Brady Fredericksen

The 18th annual Cook Carillon Concert series will return to Grand Valley State University again this summer.

The event, which will be held at the Allendale Campus every Sunday from June 24 to Aug. 19, will feature the talents of different carillonneurs as well as university carillonneur, Julianne Vanden Wyngaard – the musician behind the clock tower’s musical chime.

“It’s my job, it’s what I do and I just think we’re very fortunate to have artists come here to play our instruments,” Vanden Wyngaard said. “It says that this is an instrument that is worthy, that our setting here is worthy … it’s worth (the artists) time to come here and have their work be appreciated.”

Along with the series running throughout the summer, the concerts will be free of charge and will be hosted at both the Allendale and Pew Campuses. Those held at the Pew Campus will run every Wednesday from July 11 to Aug. 1, giving those who wish to attend a chance to hear the music twice a week – rain or shine.

While the idea of summer concert series are a norm this time of the year, the concept of the carillon can be foreign to some. Unlike many concerts, the carillon is never actually seen by those in attendance, though GVSU does have a camera system, allowing for fans to get a glimpse of artists like Vanden Wyngaard as they play the bells.

“You’re sitting out in the grassy yard, sitting free to let your mind be where ever you want it to be – not in a room holding 500 people – and you’re out in nature seeing a lot of things,” Vanden Wyngaard said. “On the other hand, we have people who will walk around while they listen. We watched boys come here and learn to ride their bikes here on Sunday nights. It’s your time to do what you want while you listen the music.”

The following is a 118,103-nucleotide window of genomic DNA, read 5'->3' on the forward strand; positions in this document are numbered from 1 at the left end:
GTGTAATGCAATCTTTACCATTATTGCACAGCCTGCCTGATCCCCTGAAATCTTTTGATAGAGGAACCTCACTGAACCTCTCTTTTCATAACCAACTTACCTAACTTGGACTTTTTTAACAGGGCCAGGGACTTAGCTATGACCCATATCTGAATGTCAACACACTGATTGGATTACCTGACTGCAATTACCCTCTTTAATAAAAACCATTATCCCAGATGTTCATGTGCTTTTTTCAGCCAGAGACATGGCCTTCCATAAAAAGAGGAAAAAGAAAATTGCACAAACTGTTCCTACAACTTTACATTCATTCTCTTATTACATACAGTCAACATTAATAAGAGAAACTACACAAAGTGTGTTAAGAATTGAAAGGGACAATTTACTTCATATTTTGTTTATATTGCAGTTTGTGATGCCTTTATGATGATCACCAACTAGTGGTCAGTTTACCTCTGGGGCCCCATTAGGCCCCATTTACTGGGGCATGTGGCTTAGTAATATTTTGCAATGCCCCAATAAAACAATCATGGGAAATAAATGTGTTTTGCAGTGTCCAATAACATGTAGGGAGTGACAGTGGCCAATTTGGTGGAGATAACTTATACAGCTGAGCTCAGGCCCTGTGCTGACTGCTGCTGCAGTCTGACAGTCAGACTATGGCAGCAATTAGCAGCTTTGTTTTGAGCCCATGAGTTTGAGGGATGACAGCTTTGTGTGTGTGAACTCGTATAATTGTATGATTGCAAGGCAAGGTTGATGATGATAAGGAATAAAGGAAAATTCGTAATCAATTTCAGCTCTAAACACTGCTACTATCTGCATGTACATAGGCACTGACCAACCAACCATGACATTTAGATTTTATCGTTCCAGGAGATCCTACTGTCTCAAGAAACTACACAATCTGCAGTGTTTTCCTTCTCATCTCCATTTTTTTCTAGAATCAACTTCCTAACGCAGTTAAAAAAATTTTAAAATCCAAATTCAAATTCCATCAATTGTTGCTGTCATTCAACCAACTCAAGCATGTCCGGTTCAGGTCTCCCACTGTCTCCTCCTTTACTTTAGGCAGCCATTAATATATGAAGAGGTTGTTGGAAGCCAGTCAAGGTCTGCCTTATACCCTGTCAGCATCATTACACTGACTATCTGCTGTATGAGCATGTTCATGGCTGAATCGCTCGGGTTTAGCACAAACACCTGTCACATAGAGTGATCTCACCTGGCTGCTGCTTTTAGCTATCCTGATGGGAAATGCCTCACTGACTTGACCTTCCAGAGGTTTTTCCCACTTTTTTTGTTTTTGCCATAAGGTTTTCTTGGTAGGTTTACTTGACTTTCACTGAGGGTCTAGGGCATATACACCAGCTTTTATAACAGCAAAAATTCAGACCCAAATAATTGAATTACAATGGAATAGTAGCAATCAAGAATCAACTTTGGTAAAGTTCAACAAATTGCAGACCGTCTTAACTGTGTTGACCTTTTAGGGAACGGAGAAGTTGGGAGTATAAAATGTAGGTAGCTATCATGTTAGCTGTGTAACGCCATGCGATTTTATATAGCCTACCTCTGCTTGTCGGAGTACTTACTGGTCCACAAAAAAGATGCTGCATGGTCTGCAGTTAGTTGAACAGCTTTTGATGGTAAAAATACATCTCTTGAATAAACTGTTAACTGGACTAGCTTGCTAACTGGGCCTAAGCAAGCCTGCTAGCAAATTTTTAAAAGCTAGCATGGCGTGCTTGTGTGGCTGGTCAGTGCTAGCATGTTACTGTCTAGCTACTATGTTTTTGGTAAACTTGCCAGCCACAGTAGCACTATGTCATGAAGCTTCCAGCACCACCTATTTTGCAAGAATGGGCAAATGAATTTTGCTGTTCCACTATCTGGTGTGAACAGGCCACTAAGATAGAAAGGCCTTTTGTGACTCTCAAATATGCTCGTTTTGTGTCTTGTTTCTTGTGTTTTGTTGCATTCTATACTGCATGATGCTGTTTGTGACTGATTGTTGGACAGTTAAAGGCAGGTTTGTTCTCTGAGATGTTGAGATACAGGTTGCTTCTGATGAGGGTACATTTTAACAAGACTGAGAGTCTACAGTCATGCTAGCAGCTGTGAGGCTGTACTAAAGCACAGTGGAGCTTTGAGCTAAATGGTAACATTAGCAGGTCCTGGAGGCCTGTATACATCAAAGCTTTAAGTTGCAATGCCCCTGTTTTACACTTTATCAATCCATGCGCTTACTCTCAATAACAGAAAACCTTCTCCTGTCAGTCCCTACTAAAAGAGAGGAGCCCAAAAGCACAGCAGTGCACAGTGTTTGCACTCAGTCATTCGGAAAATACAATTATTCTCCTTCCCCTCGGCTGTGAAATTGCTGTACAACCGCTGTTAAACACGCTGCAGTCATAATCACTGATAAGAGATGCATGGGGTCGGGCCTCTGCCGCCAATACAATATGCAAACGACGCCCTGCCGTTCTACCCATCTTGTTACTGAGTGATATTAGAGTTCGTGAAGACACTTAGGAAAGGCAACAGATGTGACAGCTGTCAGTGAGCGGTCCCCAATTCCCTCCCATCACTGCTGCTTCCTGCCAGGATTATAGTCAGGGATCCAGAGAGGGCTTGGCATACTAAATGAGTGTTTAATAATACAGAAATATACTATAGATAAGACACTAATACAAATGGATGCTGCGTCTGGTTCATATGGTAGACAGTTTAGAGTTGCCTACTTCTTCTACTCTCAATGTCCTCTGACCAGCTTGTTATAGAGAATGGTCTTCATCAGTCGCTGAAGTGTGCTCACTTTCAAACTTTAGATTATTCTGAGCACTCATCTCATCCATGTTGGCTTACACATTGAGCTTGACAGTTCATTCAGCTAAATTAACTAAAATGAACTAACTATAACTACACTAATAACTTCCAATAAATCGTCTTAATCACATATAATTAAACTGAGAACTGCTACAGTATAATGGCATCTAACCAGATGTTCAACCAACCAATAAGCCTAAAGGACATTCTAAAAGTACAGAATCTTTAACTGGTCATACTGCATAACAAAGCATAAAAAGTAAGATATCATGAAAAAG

During the July 1 concert, fans will be able to do what many times they cannot. Vanden Wyngaard will host an Open Tower Concert, giving those in attendance the chance to come in an hour early to get a tour of the chamber, featuring 48 bells.

“That’s especially enjoyable for me because I get to help enlighten people, they all come with a preconceived notion of what it is,” she said. “I’ll usually give them a little history lesson, talk about the size of the bell, show them how it all works, then I’ll usually play a piece for them so they can see it in action.”

As the season wraps up in August, there will be one very large attraction coming to the GVSU campus. On August 12, Vanden Wyngaard will team with native-Texan George Gregory to play The Chime Master, a 26,000-pound carillon.

“It’s a portable carillon and it will be done on the ground so people can actually see it being played,” Gregory said. “I find Julianne as a superb musician, so it’s wonderful to play duets with her. I’m just looking forward to being there.”

That concert will be performed with the bell on a flat bed truck and will be held in Parking Lot F.

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